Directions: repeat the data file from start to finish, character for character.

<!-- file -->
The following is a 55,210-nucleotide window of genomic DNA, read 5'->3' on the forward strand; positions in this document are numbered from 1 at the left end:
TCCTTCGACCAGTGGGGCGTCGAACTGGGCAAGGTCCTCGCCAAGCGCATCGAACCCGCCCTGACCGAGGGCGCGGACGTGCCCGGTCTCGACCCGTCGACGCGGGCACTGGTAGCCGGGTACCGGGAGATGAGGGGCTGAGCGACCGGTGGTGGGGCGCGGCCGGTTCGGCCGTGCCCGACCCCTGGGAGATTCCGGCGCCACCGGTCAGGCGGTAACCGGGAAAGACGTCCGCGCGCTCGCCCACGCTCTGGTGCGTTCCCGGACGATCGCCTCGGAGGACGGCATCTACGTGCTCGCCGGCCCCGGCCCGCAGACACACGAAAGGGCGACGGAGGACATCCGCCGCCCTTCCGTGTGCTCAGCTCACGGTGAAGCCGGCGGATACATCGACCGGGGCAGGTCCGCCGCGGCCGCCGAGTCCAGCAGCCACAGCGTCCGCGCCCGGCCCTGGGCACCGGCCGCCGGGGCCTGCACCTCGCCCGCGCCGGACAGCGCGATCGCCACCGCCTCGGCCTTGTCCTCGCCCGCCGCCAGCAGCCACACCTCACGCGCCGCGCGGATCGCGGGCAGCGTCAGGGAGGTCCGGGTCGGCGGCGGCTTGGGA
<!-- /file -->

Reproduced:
The following is a 55,210-nucleotide window of genomic DNA, read 5'->3' on the forward strand; positions in this document are numbered from 1 at the left end:
TCCTTCGACCAGTGGGGCGTCGAACTGGGCAAGGTCCTCGCCAAGCGCATCGAACCCGCCCTGACCGAGGGCGCGGACGTGCCCGGTCTCGACCCGTCGACGCGGGCACTGGTAGCCGGGTACCGGGAGATGAGGGGCTGAGCGACCGGTGGTGGGGCGCGGCCGGTTCGGCCGTGCCCGACCCCTGGGAGATTCCGGCGCCACCGGTCAGGCGGTAACCGGGAAAGACGTCCGCGCGCTCGCCCACGCTCTGGTGCGTTCCCGGACGATCGCCTCGGAGGACGGCATCTACGTGCTCGCCGGCCCCGGCCCGCAGACACACGAAAGGGCGACGGAGGACATCCGCCGCCCTTCCGTGTGCTCAGCTCACGGTGAAGCCGGCGGATACATCGACCGGGGCAGGTCCGCCGCGGCCGCCGAGTCCAGCAGCCACAGCGTCCGCGCCCGGCCCTGGGCACCGGCCGCCGGGGCCTGCACCTCGCCCGCGCCGGACAGCGCGATCGCCACCGCCTCGGCCTTGTCCTCGCCCGCCGCCAGCAGCCACACCTCACGCGCCGCGCGGATCGCGGGCAGCGTCAGGGAGGTCCGGGTCGGCGGCGGCTTGGGA